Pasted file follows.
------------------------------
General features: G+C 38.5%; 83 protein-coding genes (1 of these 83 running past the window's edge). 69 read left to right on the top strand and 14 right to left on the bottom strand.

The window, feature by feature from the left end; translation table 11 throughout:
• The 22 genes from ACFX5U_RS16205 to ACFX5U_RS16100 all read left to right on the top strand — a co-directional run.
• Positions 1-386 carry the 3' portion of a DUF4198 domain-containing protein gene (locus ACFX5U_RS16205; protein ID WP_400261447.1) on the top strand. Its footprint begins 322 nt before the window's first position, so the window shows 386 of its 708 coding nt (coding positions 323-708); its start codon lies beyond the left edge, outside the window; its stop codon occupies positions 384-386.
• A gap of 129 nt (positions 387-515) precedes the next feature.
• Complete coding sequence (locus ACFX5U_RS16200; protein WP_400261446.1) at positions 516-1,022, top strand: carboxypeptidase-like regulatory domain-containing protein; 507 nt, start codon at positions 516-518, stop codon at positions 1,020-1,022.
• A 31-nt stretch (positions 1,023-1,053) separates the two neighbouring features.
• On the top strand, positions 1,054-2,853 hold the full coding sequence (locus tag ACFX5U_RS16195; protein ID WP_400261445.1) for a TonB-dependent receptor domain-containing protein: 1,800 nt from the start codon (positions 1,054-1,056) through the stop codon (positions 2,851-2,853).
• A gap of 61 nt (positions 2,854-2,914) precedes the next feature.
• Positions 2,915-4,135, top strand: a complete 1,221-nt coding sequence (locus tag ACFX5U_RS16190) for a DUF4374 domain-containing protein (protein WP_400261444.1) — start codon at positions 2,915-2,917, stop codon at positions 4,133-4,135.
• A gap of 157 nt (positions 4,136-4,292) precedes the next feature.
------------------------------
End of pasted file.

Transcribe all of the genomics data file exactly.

General features: G+C 38.5%; 83 protein-coding genes (1 of these 83 running past the window's edge). 69 read left to right on the top strand and 14 right to left on the bottom strand.

The window, feature by feature from the left end; translation table 11 throughout:
• The 22 genes from ACFX5U_RS16205 to ACFX5U_RS16100 all read left to right on the top strand — a co-directional run.
• Positions 1-386 carry the 3' portion of a DUF4198 domain-containing protein gene (locus ACFX5U_RS16205; protein ID WP_400261447.1) on the top strand. Its footprint begins 322 nt before the window's first position, so the window shows 386 of its 708 coding nt (coding positions 323-708); its start codon lies beyond the left edge, outside the window; its stop codon occupies positions 384-386.
• A gap of 129 nt (positions 387-515) precedes the next feature.
• Complete coding sequence (locus ACFX5U_RS16200; protein WP_400261446.1) at positions 516-1,022, top strand: carboxypeptidase-like regulatory domain-containing protein; 507 nt, start codon at positions 516-518, stop codon at positions 1,020-1,022.
• A 31-nt stretch (positions 1,023-1,053) separates the two neighbouring features.
• On the top strand, positions 1,054-2,853 hold the full coding sequence (locus tag ACFX5U_RS16195; protein ID WP_400261445.1) for a TonB-dependent receptor domain-containing protein: 1,800 nt from the start codon (positions 1,054-1,056) through the stop codon (positions 2,851-2,853).
• A gap of 61 nt (positions 2,854-2,914) precedes the next feature.
• Positions 2,915-4,135, top strand: a complete 1,221-nt coding sequence (locus tag ACFX5U_RS16190) for a DUF4374 domain-containing protein (protein WP_400261444.1) — start codon at positions 2,915-2,917, stop codon at positions 4,133-4,135.
• A gap of 157 nt (positions 4,136-4,292) precedes the next feature.